In short, would critics accept the proposition that ANY tobacco-based product could pose less risk, even if it were formulated into a non-smoked consumable?
The answers to these questions are emerging. FDA is proposing to hold a workshop on what science could support claims of “reduced risk” from new kinds of tobacco-based products. The anti-tobacco crowd is appalled that the agency plans to have (gasp!) the tobacco firms that are developing these products participating. These critics also seem even more disturbed that it will be up to these same cigarette firms to develop the science needed to support their own applications to FDA seeking approval of these new products.
Set aside the fact that the requirement for submission of sponsor-generated data is the same manner in which every other aspect of FDA’s traditional, pre-market oversight operates. The onus is always put on manufacturers to develop the evidence to support specific claims around their products. Before this objection can be addressed, there’s a much more fundamental question at stake: Whether the regulatory scheme envisioned in the tobacco legislation will ever be able to operate.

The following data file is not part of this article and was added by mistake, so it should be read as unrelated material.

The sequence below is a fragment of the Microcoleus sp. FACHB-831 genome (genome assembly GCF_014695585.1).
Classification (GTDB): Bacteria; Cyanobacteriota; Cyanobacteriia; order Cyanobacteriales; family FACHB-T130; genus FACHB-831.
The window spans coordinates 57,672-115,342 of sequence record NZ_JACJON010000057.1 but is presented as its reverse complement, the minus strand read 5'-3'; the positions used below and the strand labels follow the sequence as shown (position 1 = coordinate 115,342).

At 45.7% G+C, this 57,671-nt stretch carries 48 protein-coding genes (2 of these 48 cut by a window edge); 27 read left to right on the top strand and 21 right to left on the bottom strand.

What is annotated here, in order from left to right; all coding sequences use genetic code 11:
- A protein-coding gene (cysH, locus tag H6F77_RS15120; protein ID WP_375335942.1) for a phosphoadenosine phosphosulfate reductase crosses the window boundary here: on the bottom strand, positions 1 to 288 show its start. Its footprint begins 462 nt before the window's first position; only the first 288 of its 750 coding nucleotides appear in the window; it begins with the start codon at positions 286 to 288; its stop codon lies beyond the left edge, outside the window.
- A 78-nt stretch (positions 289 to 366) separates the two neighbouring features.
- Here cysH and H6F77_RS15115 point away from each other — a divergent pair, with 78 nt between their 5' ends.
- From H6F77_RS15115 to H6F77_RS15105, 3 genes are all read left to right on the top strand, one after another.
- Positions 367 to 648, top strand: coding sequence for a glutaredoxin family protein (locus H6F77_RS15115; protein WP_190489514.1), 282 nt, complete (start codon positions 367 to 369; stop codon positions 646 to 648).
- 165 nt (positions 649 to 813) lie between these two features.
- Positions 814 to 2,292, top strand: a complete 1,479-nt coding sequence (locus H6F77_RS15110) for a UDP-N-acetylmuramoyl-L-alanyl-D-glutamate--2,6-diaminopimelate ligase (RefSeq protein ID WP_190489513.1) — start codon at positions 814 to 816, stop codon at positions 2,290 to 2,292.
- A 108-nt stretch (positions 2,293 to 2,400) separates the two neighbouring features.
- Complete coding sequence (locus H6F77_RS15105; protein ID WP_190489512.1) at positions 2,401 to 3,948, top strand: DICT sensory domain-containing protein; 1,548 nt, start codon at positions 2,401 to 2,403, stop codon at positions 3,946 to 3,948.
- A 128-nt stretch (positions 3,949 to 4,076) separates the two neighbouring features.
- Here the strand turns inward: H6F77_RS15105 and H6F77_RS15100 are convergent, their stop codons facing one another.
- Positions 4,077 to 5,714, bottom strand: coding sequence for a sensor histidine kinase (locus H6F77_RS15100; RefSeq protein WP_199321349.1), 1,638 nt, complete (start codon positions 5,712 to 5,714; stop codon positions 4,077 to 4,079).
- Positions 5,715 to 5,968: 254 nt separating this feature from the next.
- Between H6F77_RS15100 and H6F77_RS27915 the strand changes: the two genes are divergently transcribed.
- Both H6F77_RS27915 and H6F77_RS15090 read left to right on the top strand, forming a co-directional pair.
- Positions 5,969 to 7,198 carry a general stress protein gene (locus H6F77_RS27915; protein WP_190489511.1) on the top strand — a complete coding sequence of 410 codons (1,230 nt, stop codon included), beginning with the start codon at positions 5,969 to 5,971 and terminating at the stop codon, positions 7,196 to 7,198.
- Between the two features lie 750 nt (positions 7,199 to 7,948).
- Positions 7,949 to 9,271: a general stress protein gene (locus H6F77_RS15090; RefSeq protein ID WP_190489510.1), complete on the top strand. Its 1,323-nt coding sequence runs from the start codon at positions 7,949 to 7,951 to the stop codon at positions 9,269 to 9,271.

That scheme smacked of cynicism on both sides. But at its core, there was at least a kernel of virtue.
Whatever one thinks of cigarette makers, if the industry was earnest about transitioning away from the manufacture of smoked cigarettes, and getting into the development of new products that would still satisfy peoples’ taste for nicotine (with hopefully much lower risks) there could be public health virtue. The overall incidence of smoking related disease could be sharply diminished.
The tobacco industry has since been formulating those new products. These are taking the form of things such as smokeless films that dissolve on the tongue, and flavored sucking sticks derived from highly purified tobacco. These products contain nicotine but presumably pose few of the risks of smoked cigarettes and perhaps few (or maybe even none) of the same risks of traditional dips and other oral products.
But even as Washington tightens its regulatory grip over the existing cigarette lines, it seems less and less likely that the tobacco firms are going to be able to fulfill their half of the aspiration enshrined in the legislation. Among other things, critics are concerned that any nicotine-based product will only serve as a gateway to smoking.